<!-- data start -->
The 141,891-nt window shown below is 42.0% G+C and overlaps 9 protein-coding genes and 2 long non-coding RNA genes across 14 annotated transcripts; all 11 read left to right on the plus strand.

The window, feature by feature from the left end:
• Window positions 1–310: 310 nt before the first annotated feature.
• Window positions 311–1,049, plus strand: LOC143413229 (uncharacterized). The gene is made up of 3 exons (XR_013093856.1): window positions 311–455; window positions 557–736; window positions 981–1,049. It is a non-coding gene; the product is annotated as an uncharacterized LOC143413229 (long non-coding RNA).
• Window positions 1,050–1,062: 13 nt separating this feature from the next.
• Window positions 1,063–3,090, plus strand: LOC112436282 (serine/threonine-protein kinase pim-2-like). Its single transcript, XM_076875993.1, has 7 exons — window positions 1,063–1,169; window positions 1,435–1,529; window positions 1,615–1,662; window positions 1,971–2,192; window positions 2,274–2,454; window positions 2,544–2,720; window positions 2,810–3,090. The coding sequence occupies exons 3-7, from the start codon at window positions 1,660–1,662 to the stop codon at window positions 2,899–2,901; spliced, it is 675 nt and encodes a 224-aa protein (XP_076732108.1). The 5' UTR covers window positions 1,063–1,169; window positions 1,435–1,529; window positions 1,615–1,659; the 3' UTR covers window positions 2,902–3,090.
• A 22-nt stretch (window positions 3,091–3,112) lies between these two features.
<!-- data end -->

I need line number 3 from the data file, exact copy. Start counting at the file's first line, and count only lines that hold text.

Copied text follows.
• Window positions 1–310: 310 nt before the first annotated feature.